Posh Spice: Martin Amis’s “The Rachel Papers”

Amis, Martin (1984), The Rachel Papers, Penguin Books
ISBN 0-14-007001-X

This is a quick review. Published in 1974, this is Amis’ first novel and the third of his I’ve finished. The other two, Time’s Arrow and Information, were stupendous achievements where Amis proved himself among the best stylists of his age, at least judging by the narrow diet of books I am on. I was fascinated that two so different yet excellent novels could have been authored by the same cranky Brit. Then, some five years ago, I stopped reading Amis, for fear of being disappointed or for lack of motivation, I really can’t say. Now, the Rachel Papers. In a way, picking a good writer’s first novel is an excellent means of warding off disappointments since the very fact of it being the first means you have to make allowances, for youth, inexperience. So, no, I was not disappointed. On the other hand, the Rachel Papers never achieve the power of the other Amis novels I read. This novel is not consistently interesting, funny or well written. It is, at times, all three of these, but not for longer than two thirds of this rather short book.

The novel certainly is worth reading, if only for the first half which is riotously funny. I spent much time walking around my workplace and reading sentences and paragraphs aloud to virtual strangers. The humor is not for everybody, the main character, Charles Highway is a posh, snotty, selectively well read (I’ll return to this) fuck, who is the younger version of a certain type well described as ‘geezer’, who is part of every single norm in society (white male heterosexual etc.) and who regards any deviations as slightly suspicious. Hence his brand of humor.

I spent the night in a state of mild, run-of-the-mill delirium, sweating quietly as my mind wobbled and raced and swerved: and with morning, came the unshakeable, indeed serene, conviction that I was a homosexual. It all added up: I had had, it was true, one queer experience (a smegmatic handful of queer experience in my primary-school cricket pavillon); I was a soprano, a first soprano, often taking descants, in the choir; I was as yet a virgin, and I had to lie my unpimpled head off to my friends about how I wanked as often, and with as much piston-wristed savagery, as they said they did. Clearly, the minute I was off my arse, I’d be getting it on the bus to Oxford and hawking it there to the friendly undergraduates at Magdalen. In puzzled preparation I read the collected works of Oscar Wilde, Gerard Manley Hopkins, A.E. Housman, and (for what little it was worth) E.M. Forster.

Did you laugh? Grin? Raise a disapproving eyebrow? These are some of the reactions this novel tries to elicit from its readers, smugly, I may add. The main reason why it drags at times and why many readers will leave it less than satisfied is its smugness yet this is also part of the fun of reading it.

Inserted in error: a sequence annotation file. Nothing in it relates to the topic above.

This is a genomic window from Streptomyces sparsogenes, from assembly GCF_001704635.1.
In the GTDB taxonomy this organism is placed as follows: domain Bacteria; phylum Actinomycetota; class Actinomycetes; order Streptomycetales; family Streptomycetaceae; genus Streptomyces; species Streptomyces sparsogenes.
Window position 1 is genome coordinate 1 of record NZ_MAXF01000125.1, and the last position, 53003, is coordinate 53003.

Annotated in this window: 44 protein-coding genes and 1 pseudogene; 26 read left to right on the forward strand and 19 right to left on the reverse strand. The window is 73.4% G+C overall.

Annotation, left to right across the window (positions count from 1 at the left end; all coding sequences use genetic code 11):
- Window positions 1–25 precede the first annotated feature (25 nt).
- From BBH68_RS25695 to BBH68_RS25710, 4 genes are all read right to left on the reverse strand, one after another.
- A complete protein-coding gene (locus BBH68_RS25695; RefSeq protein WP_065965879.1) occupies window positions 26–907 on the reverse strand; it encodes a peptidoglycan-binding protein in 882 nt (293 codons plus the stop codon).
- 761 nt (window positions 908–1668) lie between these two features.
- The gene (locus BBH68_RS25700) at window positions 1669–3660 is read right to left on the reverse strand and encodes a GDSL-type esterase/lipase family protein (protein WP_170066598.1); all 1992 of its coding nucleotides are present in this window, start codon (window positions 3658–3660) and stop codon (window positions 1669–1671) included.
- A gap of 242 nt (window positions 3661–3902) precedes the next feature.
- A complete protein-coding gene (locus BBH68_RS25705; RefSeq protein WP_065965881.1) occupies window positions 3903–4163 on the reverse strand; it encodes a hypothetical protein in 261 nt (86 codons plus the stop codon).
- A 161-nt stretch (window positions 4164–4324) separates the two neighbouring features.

To the plot. Charles Highway, a young man from a thoroughly bourgeois household, relates his life and his efforts to get into Rachel’s pants. Rachel is 20, which qualifies her for that desirable category: an Older Woman, since Charles is only 19, a few hours away from becoming 20. The book is largely composed of reminiscences and reflections. It’s a pretty straightforward coming of age tale and as many of them are, it is somewhat dated. The main difference to the generic treatment is Charles’ character. Charles is smug. Yes, many of the main characters are smug. Not like Charles, though. He is a frail boy, often sick, who has few friends, but is decently well looking, frightfully smart. His frailty leads to neurotic obsessive behavior. Before he meets people, even if it’s just the few minutes it takes to walk someone home from the train station, he plans every word. Before people come into his room, he carefully arranges every detail. The amount of dirt, the records and books on display and other things are carefully calibrated to achieve an effect. He worries and circumspectly tends to his pimples.

Many men (i.e. former boys) will nod and say: yeah well what’s so particularly neurotic about that? I did the same thing then. Well, in all likelihood, not quite the same thing. Charles plans his words not by thinking hard: he assembles a dossier. He tends to his pimples and draws up tables and charts and he has journals for all aspects of his life. The titular “Rachel Papers” are literally all papers and journals and ‘documents’ that chart his endeavors to bed Rachel including plans and the like. Charles does not like to think for himself, he surfs on a crest of received rules and traditions. He judges people according to his society’s prejudices and it works embarrassingly well. And when he sits for his O levels, his essays are a collection of others’ ideas and judgments, although, judging by the book, it’s a very well written collection.